When we explore the abdomen, we look for unknown causes of your pet’s illness and fix it if it is operable. We will have you leave a contact number for us so we can discuss our findings, options and prognosis based on what we find on exploration. An exploratory surgery is usually indicated when all other less invasive means of diagnosis have been exhausted.
EXPLORATORY(includes diagnosis&treatment,if possible) – $855
Femoral Head Ostectomy (FHO) – $995 (for cats and dogs under 25 pounds only)

There are several reasons for a pet to need an FHO. Congenital birth defects such as hip dysplasia or Legg Calve Perthes disease, hip luxation, or trauma. In an ideal world, a total hip replacement would be the gold standard of care like in people, but since pets walk on 4 legs instead of 2, they can still walk easily without stable hip joints. An FHO means removing the ball of the upper leg bone that connects with the hip bone so that the 2 bones do not rub together abnormally and cause severe pain. It is a procedure to relieve pain. It does not replace the hip joint. It removes part of the joint. Symptoms include difficulty rising after rest, exercise intolerance, rear leg muscle atrophy, and/or intermittent or continuous lameness. There are many other problems that can cause similar signs, so a proper orthopedic exam and x-rays are required to make the definitive diagnosis and recommendation for an FHO.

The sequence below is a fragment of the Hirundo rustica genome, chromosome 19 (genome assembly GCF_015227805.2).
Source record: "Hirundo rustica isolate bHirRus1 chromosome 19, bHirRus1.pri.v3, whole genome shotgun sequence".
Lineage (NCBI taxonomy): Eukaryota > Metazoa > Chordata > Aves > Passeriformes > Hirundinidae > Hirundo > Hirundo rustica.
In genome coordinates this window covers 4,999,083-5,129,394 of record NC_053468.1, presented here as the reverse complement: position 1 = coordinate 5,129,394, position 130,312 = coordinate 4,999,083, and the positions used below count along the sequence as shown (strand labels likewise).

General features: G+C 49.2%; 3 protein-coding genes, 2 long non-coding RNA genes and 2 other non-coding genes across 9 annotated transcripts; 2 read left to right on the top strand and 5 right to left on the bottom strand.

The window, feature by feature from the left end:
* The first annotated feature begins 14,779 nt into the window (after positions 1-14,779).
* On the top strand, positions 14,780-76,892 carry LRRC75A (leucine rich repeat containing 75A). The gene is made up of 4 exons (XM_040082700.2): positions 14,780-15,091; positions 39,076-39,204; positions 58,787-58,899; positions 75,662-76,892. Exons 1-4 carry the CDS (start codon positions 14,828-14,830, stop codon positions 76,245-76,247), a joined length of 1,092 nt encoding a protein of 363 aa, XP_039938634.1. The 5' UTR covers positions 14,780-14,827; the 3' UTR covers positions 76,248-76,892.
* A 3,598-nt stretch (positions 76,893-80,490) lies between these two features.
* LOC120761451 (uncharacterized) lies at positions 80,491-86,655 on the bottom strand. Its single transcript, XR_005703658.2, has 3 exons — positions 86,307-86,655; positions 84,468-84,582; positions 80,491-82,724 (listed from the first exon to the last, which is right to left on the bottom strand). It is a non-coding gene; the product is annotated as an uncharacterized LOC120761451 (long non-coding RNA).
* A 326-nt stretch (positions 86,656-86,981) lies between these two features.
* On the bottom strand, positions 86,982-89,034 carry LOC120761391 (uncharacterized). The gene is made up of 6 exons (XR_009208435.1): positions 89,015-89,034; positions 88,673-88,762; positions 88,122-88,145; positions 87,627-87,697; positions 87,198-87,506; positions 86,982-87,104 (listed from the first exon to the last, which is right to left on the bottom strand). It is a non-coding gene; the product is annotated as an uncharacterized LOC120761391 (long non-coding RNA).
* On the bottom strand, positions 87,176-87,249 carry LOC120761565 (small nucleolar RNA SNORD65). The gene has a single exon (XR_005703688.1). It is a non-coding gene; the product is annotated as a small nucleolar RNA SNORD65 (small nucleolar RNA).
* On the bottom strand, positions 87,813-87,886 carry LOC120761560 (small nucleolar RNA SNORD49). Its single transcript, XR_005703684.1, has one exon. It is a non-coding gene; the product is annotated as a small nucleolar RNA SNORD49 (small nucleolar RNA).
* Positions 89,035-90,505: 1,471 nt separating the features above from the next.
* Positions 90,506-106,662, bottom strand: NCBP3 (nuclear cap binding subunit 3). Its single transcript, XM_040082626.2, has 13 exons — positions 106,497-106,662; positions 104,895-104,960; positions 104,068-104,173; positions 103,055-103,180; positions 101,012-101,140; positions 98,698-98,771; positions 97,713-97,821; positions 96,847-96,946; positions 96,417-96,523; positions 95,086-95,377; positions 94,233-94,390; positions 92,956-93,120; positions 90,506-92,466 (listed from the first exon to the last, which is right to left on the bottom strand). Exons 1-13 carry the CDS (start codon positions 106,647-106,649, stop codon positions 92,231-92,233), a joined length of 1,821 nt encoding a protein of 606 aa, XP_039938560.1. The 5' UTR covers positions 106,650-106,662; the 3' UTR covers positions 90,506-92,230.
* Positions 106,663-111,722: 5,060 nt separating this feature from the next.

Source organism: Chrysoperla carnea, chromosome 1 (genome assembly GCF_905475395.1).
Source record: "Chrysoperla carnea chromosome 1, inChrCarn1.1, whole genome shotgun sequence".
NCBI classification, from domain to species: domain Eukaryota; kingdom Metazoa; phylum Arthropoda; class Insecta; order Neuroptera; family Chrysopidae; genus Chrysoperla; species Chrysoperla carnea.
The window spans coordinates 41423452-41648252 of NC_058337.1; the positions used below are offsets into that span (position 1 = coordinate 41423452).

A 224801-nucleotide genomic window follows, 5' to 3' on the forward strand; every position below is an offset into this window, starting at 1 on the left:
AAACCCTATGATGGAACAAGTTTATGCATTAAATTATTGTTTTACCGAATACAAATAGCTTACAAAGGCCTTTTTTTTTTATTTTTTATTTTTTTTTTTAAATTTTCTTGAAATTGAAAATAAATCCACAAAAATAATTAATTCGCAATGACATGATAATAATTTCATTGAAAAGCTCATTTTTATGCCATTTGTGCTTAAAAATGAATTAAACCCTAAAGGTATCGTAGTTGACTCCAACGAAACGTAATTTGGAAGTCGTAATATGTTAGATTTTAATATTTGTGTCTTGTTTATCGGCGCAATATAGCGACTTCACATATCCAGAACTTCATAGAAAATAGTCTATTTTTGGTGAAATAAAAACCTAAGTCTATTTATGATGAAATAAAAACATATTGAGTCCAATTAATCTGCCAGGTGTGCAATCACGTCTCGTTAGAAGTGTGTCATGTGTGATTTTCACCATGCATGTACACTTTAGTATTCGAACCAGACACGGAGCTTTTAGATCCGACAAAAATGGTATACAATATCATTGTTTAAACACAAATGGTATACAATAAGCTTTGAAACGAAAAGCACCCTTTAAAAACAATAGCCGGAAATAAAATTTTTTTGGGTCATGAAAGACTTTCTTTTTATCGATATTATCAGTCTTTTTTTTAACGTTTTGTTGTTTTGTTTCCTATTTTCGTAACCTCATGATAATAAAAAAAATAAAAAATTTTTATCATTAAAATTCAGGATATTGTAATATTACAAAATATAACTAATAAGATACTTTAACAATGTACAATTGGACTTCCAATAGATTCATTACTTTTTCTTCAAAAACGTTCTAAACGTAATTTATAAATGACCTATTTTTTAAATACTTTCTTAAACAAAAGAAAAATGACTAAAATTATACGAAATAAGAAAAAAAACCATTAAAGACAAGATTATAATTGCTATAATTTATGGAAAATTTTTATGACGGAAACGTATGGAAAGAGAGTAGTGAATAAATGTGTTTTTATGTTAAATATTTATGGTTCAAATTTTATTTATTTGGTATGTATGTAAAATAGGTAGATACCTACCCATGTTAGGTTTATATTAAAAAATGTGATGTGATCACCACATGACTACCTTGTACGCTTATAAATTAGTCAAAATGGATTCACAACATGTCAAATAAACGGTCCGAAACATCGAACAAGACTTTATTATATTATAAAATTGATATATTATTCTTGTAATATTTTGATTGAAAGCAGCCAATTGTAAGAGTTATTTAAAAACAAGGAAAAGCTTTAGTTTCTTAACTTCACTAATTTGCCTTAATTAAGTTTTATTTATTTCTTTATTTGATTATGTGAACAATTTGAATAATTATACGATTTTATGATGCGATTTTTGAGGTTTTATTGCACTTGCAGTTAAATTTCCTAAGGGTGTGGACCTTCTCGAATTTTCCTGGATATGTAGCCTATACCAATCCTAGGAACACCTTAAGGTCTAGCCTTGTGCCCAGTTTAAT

The majority of dogs have good to excellent return to function. They may walk or run with a slight swagger, but go on to live a pain-free life.
FEMORAL HEAD OSTECTOMY (FHO) – $995 (for cats and dogs under 25 pounds only)
Foreign Body Removal – $855

Animals often swallow things they should not. Often they pass undetected in the stool, but occasionally they get stuck along the way. Pet surgery is indicated to get it out if it will not pass on its own. We remove all varieties of things from pets. You will be provided with show and tell when you come to pick up your pet. We explore the entire abdomen to be sure that all foreign material from one end to the other is removed from your pet. Sadly, they usually do not learn their lesson and occasionally we have repeat offenders.